See page AK-1 for the answers.
The Power of the Situation 1.2 Why does it matter how people explain and interpret events—and their own
and others’ behavior?
Suppose you stop at a roadside restaurant for a cup of coffee and a piece of pie. The server comes over to take your order, but you are having a hard time deciding which pie you want. While you are hesitating, she impatiently taps her pen against her note- pad, rolls her eyes toward the ceiling, scowls at you, and finally snaps, “Hey, I haven’t got all day, you know!” Like most people, you would probably think that she is a nasty or unpleasant person.
But suppose, while you are deciding whether to complain about her to the man- ager, a regular customer tells you that your “crabby” server is a single parent who
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10 Chapter 1
was kept awake all night by the moaning of her youngest child, who was terribly sick; that her car broke down on her way to work and she has no idea where she will find the money to have it repaired; that when she finally arrived at the restaurant, she learned that her coworker was too drunk to work, requiring her to cover twice the usual number of tables; and that the short-order cook keeps screaming at her because she is not picking up the orders fast enough to please him. Given all that information, you might now conclude that she is not a nasty person but an ordinary human under enormous stress.
This small story has huge implications. Most Americans will explain someone’s behavior in terms of personality; they focus on the fish, and not the water the fish swims in. The fact that they fail to take the situation into account has a profound impact on how human beings relate to one another—such as, in the case of the server, whether they feel sympathy and tolerance or impatience and anger.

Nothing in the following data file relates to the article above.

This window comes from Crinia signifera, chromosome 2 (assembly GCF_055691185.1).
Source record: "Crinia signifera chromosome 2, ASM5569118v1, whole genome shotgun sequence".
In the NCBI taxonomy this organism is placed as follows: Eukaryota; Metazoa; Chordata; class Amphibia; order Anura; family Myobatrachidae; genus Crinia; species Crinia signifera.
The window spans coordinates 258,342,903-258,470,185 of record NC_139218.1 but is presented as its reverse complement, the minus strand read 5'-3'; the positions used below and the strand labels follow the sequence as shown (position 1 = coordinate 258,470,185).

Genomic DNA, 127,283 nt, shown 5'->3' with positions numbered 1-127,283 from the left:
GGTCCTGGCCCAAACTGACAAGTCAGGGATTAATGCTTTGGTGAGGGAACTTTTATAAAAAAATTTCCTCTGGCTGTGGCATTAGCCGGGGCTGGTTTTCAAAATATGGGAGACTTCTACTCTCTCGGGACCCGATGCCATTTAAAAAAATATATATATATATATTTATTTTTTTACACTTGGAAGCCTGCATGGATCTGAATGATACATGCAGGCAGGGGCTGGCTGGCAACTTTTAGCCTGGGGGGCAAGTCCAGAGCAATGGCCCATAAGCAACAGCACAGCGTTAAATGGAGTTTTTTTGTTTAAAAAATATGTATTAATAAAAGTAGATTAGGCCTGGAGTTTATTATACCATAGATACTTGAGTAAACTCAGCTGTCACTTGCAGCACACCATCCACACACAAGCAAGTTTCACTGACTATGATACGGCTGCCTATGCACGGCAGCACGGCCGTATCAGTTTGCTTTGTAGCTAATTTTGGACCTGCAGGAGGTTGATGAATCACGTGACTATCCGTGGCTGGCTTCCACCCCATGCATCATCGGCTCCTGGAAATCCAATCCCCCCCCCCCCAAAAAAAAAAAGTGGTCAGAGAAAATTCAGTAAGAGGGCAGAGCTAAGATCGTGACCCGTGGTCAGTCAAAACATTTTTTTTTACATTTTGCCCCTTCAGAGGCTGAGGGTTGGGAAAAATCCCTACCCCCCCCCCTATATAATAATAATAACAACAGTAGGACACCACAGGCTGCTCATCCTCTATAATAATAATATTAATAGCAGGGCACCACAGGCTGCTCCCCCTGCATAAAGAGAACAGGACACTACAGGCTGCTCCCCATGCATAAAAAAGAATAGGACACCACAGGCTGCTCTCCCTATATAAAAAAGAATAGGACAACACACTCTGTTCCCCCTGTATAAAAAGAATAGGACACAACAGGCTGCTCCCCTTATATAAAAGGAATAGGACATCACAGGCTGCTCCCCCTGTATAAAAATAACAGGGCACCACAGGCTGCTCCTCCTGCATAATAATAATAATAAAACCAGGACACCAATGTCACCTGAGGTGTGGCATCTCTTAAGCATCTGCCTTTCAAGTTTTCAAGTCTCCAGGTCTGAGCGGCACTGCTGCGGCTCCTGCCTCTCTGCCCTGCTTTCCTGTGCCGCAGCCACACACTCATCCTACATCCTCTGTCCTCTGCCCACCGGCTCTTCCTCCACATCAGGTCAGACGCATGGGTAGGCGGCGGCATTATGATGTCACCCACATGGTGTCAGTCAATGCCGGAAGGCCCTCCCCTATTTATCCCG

The Importance of Explanation Thus, the social psychologist is up against a formidable barrier known as the fundamental attribution error: the tendency to explain our own and other people’s behavior entirely in terms of personality traits and to underestimate the power of social influence and the immediate situation. We are going to give you the basics of this phenomenon here, because you will be encountering it throughout this book. Understanding that people’s behavior is often not caused by their personalities but by the situations they are in is central to social psychology.
Explaining behavior in terms of personality can give us a feeling of false security. When people try to explain repugnant or bizarre behavior, such as suicide bombers or the people of Jonestown taking their own lives and killing their own children, they find it tempting and, in a strange way, comforting to write off the victims as flawed human beings. Doing so gives them the feeling that it could never happen to them. Ironically, this way of thinking actually increases our vulnerability to destructive social influences by making us less aware of our own susceptibility to them. More- over, by failing to fully appreciate the power of the situation, we tend to oversimplify the problem, which can lead us to blame the victim in situations where the individ- ual was overpowered by social forces too difficult for most of us to resist, as in the Jonestown tragedy.